Today I received a call from a friend who had recently given birth to her first child. The voice I heard was tense, terrified, upset, and scared. I immediately got in the car and drove to her home only to find her in an agitated state. The baby was sleeping peacefully in the crib but the mother was anything but. I was witnessing the descent into depression for this young mother.
We talked and talked and I listened as she stated her fears, her concerns, her agitation, her feelings of being overwhelmed, her inability to sleep. It was a difficult three hours as we waited for her ride to the doctor’s office.
Post partum depression is not fun. Right when you want to enjoy your infant, you are struck down with being unable to laugh at the baby’s antics, to actively take part in the day to day schedule or feeling that you are not part of the action unfolding around you every day.
Luck was with this young mother. First, hospitals have begun screening for post partum depression and she had her test and it was quite clear that she was a candidate for the illness. Right away she made an appointment with her psychiatrist. She knew she couldn’t fool around with what was happening. Having struggled with depression in the past, she knew that if she didn’t act soon, things would spiral out of control.
Her depression is not solved. There will be bumps on the road but I have to give my friend enormous kudos for being proactive, for being strong enough to say that something was not right, that something needed to be addressed. She will be faced with hard decisions – breast feed or bottle feed so medication can be taken – dealing with the guilt she will feel for not breast feeding and for not, in her eyes, being the good mom who breast feeds for the good of the baby – being comfortable with decisions that will impact both the baby and her and making those decisions for health and not from pressure from family and friends about how a mom is supposed to be.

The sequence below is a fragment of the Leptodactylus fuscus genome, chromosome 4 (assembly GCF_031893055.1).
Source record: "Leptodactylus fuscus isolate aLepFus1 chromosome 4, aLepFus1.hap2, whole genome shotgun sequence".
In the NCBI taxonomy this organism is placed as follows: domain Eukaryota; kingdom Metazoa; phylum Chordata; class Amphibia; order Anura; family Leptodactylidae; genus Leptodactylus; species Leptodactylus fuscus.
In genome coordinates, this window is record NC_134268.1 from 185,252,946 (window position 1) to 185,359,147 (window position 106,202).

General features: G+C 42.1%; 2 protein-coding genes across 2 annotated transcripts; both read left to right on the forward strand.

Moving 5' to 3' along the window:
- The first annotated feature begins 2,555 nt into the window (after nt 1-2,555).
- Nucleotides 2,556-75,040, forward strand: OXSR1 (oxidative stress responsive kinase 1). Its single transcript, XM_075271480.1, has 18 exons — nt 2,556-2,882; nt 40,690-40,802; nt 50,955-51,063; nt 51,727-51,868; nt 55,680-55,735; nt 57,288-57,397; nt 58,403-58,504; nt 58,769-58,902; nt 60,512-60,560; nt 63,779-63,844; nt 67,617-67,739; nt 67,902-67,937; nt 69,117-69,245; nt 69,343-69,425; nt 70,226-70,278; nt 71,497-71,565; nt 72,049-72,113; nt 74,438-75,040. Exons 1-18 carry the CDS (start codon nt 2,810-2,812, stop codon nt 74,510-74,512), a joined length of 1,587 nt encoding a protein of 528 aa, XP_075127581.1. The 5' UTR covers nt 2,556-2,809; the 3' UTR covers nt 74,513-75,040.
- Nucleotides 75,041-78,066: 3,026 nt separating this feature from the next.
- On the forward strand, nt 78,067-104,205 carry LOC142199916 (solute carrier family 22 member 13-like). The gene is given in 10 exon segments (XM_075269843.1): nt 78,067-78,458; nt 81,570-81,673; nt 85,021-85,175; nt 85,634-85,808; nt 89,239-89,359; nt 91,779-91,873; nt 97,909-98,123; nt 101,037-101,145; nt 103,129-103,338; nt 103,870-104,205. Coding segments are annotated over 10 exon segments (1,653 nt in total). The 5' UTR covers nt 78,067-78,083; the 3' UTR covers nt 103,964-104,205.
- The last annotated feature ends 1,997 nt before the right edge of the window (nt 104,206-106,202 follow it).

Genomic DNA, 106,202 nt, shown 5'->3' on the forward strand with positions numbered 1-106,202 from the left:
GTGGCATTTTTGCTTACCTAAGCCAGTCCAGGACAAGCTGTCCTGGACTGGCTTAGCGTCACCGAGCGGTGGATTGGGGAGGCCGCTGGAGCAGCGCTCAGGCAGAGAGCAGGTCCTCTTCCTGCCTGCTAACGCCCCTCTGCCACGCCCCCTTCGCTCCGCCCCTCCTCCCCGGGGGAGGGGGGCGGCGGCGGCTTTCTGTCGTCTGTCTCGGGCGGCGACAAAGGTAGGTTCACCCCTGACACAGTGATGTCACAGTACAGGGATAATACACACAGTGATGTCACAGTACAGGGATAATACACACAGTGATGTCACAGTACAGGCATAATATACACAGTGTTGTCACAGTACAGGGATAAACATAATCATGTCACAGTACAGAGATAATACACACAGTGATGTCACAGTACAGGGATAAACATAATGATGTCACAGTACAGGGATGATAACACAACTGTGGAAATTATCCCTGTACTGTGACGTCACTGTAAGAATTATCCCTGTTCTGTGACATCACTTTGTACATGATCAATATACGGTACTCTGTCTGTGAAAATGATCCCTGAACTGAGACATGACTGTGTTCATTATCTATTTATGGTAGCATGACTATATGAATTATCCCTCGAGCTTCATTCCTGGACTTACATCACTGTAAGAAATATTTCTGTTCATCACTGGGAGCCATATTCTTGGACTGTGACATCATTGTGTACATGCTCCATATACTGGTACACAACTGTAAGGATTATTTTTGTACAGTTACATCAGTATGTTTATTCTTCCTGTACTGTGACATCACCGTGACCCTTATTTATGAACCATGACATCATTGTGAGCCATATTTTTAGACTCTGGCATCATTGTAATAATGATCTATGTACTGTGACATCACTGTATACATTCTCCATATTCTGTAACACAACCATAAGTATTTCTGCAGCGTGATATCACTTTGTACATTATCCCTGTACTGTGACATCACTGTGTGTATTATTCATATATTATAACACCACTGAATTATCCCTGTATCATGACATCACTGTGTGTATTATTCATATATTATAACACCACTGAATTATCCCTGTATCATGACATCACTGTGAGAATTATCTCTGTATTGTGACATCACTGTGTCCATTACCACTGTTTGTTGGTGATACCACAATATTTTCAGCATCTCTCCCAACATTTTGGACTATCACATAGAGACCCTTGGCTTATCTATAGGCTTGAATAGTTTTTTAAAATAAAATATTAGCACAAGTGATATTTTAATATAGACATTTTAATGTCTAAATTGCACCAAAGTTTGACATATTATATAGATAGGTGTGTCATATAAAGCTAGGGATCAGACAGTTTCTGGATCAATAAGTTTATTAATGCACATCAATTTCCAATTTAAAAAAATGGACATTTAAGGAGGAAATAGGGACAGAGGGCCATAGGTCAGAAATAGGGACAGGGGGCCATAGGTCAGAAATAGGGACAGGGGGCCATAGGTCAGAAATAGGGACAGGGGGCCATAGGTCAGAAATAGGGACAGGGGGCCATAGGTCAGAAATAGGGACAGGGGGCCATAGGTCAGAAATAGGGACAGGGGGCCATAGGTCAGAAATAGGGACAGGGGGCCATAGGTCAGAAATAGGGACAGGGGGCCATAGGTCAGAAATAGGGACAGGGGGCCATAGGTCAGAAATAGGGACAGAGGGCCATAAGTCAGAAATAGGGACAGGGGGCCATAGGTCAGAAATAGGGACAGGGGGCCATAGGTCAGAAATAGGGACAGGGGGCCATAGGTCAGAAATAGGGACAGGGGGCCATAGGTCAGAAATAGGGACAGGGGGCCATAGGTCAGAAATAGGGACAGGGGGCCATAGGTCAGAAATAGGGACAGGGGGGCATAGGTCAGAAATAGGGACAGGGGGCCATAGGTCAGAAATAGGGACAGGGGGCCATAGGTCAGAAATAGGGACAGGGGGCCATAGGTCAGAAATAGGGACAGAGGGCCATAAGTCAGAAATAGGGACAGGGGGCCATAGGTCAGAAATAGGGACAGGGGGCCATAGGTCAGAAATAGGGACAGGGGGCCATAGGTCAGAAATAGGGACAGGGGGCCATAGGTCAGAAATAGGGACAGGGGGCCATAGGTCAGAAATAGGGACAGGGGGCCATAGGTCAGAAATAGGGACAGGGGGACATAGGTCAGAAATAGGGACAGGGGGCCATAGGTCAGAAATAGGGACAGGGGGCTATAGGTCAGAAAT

These are just some of the bumps she will face but she will do okay because she is not afraid to ask for help, not afraid to make the decisions that will spell health for her own family, and not afraid to say no to all the others who say she should be doing things differently.
Post partum depression strikes when the happiness quotient is supposed to be high. How we respond to that first hit will go a long way in determining how we ride out that depression.
Filed under: antidepressants, anxiety disorder, Clinical depression, health, Mental health, mental illness, panic disorder, Parenting Tagged: | asking for help, new mothers, newborns, post partum depression, support for new parents